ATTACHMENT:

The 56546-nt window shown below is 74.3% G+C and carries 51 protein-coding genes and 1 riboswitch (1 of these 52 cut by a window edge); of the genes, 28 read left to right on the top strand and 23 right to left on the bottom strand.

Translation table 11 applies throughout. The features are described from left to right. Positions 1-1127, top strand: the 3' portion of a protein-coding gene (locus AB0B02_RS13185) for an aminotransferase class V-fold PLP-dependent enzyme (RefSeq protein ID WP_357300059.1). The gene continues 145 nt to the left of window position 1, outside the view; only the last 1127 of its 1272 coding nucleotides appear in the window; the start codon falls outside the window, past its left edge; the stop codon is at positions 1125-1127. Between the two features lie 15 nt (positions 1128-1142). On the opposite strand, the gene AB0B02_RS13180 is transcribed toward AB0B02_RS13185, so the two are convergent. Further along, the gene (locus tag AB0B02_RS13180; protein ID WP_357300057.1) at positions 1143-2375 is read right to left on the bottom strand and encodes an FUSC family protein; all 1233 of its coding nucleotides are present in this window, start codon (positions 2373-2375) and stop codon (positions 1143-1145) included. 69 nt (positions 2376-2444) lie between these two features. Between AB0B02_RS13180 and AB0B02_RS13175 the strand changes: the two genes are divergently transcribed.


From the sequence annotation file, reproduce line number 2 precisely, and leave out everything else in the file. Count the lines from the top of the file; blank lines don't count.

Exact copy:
Translation table 11 applies throughout. The features are described from left to right. Positions 1-1127, top strand: the 3' portion of a protein-coding gene (locus AB0B02_RS13185) for an aminotransferase class V-fold PLP-dependent enzyme (RefSeq protein ID WP_357300059.1). The gene continues 145 nt to the left of window position 1, outside the view; only the last 1127 of its 1272 coding nucleotides appear in the window; the start codon falls outside the window, past its left edge; the stop codon is at positions 1125-1127. Between the two features lie 15 nt (positions 1128-1142). On the opposite strand, the gene AB0B02_RS13180 is transcribed toward AB0B02_RS13185, so the two are convergent. Further along, the gene (locus tag AB0B02_RS13180; protein ID WP_357300057.1) at positions 1143-2375 is read right to left on the bottom strand and encodes an FUSC family protein; all 1233 of its coding nucleotides are present in this window, start codon (positions 2373-2375) and stop codon (positions 1143-1145) included. 69 nt (positions 2376-2444) lie between these two features. Between AB0B02_RS13180 and AB0B02_RS13175 the strand changes: the two genes are divergently transcribed.